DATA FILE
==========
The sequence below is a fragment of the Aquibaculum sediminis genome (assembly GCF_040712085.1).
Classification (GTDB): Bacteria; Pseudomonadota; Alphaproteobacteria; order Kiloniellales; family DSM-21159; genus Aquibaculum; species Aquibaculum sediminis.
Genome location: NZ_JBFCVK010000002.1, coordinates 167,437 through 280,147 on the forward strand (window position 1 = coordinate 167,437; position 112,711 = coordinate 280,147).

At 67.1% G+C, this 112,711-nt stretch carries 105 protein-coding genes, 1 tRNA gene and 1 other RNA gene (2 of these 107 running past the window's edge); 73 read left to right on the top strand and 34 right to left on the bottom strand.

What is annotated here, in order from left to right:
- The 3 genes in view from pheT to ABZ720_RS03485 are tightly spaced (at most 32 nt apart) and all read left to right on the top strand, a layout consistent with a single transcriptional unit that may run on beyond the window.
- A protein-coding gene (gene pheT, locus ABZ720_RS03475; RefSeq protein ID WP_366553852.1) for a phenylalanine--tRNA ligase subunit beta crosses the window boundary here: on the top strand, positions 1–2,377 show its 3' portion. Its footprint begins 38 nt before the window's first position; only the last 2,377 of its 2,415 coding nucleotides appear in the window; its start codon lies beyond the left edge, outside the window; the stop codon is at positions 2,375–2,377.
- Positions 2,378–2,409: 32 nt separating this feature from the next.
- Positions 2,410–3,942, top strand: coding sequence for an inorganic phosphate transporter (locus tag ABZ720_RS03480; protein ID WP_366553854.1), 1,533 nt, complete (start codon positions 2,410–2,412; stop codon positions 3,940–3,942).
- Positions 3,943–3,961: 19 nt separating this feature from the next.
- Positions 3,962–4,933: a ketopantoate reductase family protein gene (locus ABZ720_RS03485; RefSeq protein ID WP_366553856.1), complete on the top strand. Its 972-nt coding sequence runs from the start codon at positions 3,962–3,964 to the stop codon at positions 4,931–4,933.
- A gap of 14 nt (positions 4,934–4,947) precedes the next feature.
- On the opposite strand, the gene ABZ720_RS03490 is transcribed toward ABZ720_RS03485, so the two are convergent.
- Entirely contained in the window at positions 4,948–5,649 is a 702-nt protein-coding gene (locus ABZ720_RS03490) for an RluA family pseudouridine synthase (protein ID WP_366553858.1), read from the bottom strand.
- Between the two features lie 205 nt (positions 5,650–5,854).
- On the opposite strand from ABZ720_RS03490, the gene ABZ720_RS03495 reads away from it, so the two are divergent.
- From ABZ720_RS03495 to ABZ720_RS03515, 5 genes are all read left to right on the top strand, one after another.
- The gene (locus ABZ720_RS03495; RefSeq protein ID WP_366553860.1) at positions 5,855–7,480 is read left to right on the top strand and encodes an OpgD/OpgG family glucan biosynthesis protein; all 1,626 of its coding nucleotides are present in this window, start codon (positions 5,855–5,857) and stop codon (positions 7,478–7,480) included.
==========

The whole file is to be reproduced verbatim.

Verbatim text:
The sequence below is a fragment of the Aquibaculum sediminis genome (assembly GCF_040712085.1).
Classification (GTDB): Bacteria; Pseudomonadota; Alphaproteobacteria; order Kiloniellales; family DSM-21159; genus Aquibaculum; species Aquibaculum sediminis.
Genome location: NZ_JBFCVK010000002.1, coordinates 167,437 through 280,147 on the forward strand (window position 1 = coordinate 167,437; position 112,711 = coordinate 280,147).

At 67.1% G+C, this 112,711-nt stretch carries 105 protein-coding genes, 1 tRNA gene and 1 other RNA gene (2 of these 107 running past the window's edge); 73 read left to right on the top strand and 34 right to left on the bottom strand.

What is annotated here, in order from left to right:
- The 3 genes in view from pheT to ABZ720_RS03485 are tightly spaced (at most 32 nt apart) and all read left to right on the top strand, a layout consistent with a single transcriptional unit that may run on beyond the window.
- A protein-coding gene (gene pheT, locus ABZ720_RS03475; RefSeq protein ID WP_366553852.1) for a phenylalanine--tRNA ligase subunit beta crosses the window boundary here: on the top strand, positions 1–2,377 show its 3' portion. Its footprint begins 38 nt before the window's first position; only the last 2,377 of its 2,415 coding nucleotides appear in the window; its start codon lies beyond the left edge, outside the window; the stop codon is at positions 2,375–2,377.
- Positions 2,378–2,409: 32 nt separating this feature from the next.
- Positions 2,410–3,942, top strand: coding sequence for an inorganic phosphate transporter (locus tag ABZ720_RS03480; protein ID WP_366553854.1), 1,533 nt, complete (start codon positions 2,410–2,412; stop codon positions 3,940–3,942).
- Positions 3,943–3,961: 19 nt separating this feature from the next.
- Positions 3,962–4,933: a ketopantoate reductase family protein gene (locus ABZ720_RS03485; RefSeq protein ID WP_366553856.1), complete on the top strand. Its 972-nt coding sequence runs from the start codon at positions 3,962–3,964 to the stop codon at positions 4,931–4,933.
- A gap of 14 nt (positions 4,934–4,947) precedes the next feature.
- On the opposite strand, the gene ABZ720_RS03490 is transcribed toward ABZ720_RS03485, so the two are convergent.
- Entirely contained in the window at positions 4,948–5,649 is a 702-nt protein-coding gene (locus ABZ720_RS03490) for an RluA family pseudouridine synthase (protein ID WP_366553858.1), read from the bottom strand.
- Between the two features lie 205 nt (positions 5,650–5,854).
- On the opposite strand from ABZ720_RS03490, the gene ABZ720_RS03495 reads away from it, so the two are divergent.
- From ABZ720_RS03495 to ABZ720_RS03515, 5 genes are all read left to right on the top strand, one after another.
- The gene (locus ABZ720_RS03495; RefSeq protein ID WP_366553860.1) at positions 5,855–7,480 is read left to right on the top strand and encodes an OpgD/OpgG family glucan biosynthesis protein; all 1,626 of its coding nucleotides are present in this window, start codon (positions 5,855–5,857) and stop codon (positions 7,478–7,480) included.